Turkey is a popular protein, and not just for holidays. The turkey industry has turned this holiday-oriented bird into a year-round meal option. In addition to whole birds, turkey is marketed in a variety of healthful products, including turkey bacon, turkey sausage, turkey burgers, and individual turkey legs, wings, or breasts as a substitute for chicken.

Which state raises the most turkeys? In 2021, like in previous years, Minnesota is the biggest turkey producer at 40.5 million turkeys. The top six states account for 69% of the turkeys produced in the US, which include Minnesota, North Carolina, Arkansas, Indiana, Missouri, and Virginia.


Nutrition in Turkeys

male gould's turkey
Image Credit: Sean R. Stubben, Shutterstock

Just 50 years ago, people ate far less turkey in the US than we do today. In recent decades, the medical community realized all the benefits of turkey as a protein substitute for red meat.

Turkey is an excellent source of protein, which is used to build and repair bonds, muscles, cartilage, blood, and skin. Protein can’t be stored, so it must be consumed throughout the day to meet the body’s energy needs.

Here are some other benefits of turkey:
  • Turkey is a great source of selenium, which is vital to thyroid health and may prevent cancers like lung cancer, stomach cancer, and breast cancer.
  • Turkey is low-glycemic meat, which means it won’t cause a blood sugar spike and may help regulate blood sugar levels.
  • Low-glycemic foods like turkey help increase levels of HDL cholesterol, or “good” cholesterol, which removes “bad” or LDL cholesterol that damages the arteries.
  • Turkey is rich in many vitamins and minerals, including niacin, magnesium, iron, potassium, sodium, vitamins B6 and B12, and zinc.


Which Countries Produce and Consume the Most Turkeys?

Ocellated Turkey
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According to the National Turkey Federation, the US is the largest turkey producer at nearly 2.7 million metric tons, followed by Brazil at 588,051 metric tons, Germany at 474,553 metric tons, and France at 368,828 metric tons. Israel and the US are the biggest turkey consumers, followed by Canada, the EU, Brazil, and Australia.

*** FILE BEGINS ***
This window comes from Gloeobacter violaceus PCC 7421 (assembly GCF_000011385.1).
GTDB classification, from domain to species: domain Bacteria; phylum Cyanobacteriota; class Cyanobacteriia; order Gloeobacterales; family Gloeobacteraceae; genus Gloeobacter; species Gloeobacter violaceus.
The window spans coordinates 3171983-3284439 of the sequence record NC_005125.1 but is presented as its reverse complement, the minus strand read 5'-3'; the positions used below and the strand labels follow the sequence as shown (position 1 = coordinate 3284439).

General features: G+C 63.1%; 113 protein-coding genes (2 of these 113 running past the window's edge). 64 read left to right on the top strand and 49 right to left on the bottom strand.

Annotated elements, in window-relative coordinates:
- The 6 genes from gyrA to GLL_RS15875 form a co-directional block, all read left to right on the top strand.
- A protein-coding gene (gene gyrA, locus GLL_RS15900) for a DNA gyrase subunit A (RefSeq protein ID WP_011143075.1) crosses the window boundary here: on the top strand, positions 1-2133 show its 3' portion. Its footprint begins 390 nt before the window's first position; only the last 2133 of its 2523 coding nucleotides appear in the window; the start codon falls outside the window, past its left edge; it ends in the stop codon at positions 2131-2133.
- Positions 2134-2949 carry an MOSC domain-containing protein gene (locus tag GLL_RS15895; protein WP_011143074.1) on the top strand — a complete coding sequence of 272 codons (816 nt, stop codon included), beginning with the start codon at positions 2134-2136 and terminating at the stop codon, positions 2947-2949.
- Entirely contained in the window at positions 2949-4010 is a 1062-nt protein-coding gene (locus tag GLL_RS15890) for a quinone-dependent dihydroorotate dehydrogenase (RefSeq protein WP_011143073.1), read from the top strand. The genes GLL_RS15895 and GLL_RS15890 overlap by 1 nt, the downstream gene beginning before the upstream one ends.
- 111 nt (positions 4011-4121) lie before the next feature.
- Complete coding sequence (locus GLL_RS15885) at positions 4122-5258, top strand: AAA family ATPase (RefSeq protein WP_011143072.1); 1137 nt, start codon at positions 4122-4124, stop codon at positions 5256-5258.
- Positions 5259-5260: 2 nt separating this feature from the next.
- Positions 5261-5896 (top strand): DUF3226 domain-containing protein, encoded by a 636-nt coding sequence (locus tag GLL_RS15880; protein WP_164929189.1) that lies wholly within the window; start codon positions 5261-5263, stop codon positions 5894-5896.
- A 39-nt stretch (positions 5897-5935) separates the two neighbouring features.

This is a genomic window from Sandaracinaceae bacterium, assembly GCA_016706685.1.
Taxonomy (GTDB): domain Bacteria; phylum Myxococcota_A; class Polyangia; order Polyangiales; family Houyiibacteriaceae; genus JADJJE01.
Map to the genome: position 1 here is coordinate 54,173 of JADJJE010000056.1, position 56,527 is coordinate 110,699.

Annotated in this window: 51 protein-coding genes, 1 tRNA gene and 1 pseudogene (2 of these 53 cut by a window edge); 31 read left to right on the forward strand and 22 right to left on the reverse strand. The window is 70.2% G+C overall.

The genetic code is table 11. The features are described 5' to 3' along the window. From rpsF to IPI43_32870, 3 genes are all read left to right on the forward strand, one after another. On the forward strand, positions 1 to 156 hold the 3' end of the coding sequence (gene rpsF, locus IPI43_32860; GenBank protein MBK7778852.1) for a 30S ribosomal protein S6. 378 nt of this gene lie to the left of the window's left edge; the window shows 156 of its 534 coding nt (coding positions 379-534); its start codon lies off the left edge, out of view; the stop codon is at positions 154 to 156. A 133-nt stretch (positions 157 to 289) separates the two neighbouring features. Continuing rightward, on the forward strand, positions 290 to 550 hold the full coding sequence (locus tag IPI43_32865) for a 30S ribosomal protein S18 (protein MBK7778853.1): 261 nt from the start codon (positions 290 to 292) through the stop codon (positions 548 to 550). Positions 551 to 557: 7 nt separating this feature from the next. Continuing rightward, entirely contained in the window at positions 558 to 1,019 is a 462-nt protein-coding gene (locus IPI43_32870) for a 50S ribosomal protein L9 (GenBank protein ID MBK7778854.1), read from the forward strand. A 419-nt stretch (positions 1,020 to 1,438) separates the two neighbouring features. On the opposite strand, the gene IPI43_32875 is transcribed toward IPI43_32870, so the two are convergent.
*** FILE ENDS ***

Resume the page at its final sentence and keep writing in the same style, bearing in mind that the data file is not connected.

Turkey consumption has nearly doubled since 1970, from 8.2 pounds per capita to 16 pounds per capita. This is largely due to the awareness of the nutritional value of turkey, which is a nutrient-rich, low-fat substitute to meats like beef and pork. In 2020, the US total turkey production was around 224 million birds, or 7.3 million pounds.

The US turkey industry not only produces turkey for domestic products, but it exports more than 10% of its products to Canada, Hong Kong, Japan, Mexico, the Republic of South Africa, and Peru.

Decrease in Turkey Production in 2024

Despite these numbers, the USDA projects the number of turkeys raised in the US to hit 214 million head, which is a 4% decrease from the 224 million head in 2020. Minnesota still has the largest inventory of turkeys and is the only production state that expected an increase.

Outside of the six Brownfield states, the USDA estimates the turkey population at 23.1 million head.


Where Do Thanksgiving Turkeys Come From?

Eastern wild male turkey
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The wild turkey is native to the eastern US and Mexico. The turkey was domesticated in Mexico, then brought to Europe in the 16th century. Turkey became the centerpiece of the Thanksgiving feast at the first Thanksgiving. The Wampanoag brought deer, and the Pilgrims brought wild fowl, which may have been wild turkeys that reside on the East Coast. Some historians think the Pilgrims brought ducks or geese, however.

So, why do we eat turkey if the pilgrims didn’t? Turkeys were plentiful in the US at the time, with an estimated 10 million or more birds in the wild and domesticated. Most family farms had turkeys ready for slaughter, and they provided little additional value to farmers. Cows and hens provide meat, but they also provide milk and eggs. Finally, a single turkey is enough to feed a whole family.

Still, turkey didn’t become a staple Thanksgiving meat until some time later. Some historians believe Charles Dickens’ A Christmas Carol is the influence responsible for turkey becoming a holiday food.

Another writer had an influence, however. Sarah Josepha Hale wrote the novel Northwood, which has a detailed description of a traditional New England Thanksgiving, complete with a roasted turkey “at the head of the table.” She also campaigned to make Thanksgiving a national holiday to unify the country on the brink of what would become the American Civil War. In 1863, Abraham Lincoln made Thanksgiving an official American holiday.



The US is the biggest worldwide producer of turkeys, and Minnesota takes the top spot among the six Brownfield states that account for 69% of the turkey production in the country. Though turkey production dipped a bit in 2021 overall, it’s still one of the most common proteins people have with meals – and not just for Thanksgiving!

Featured Image Credit: Matthias Böckel, Pixabay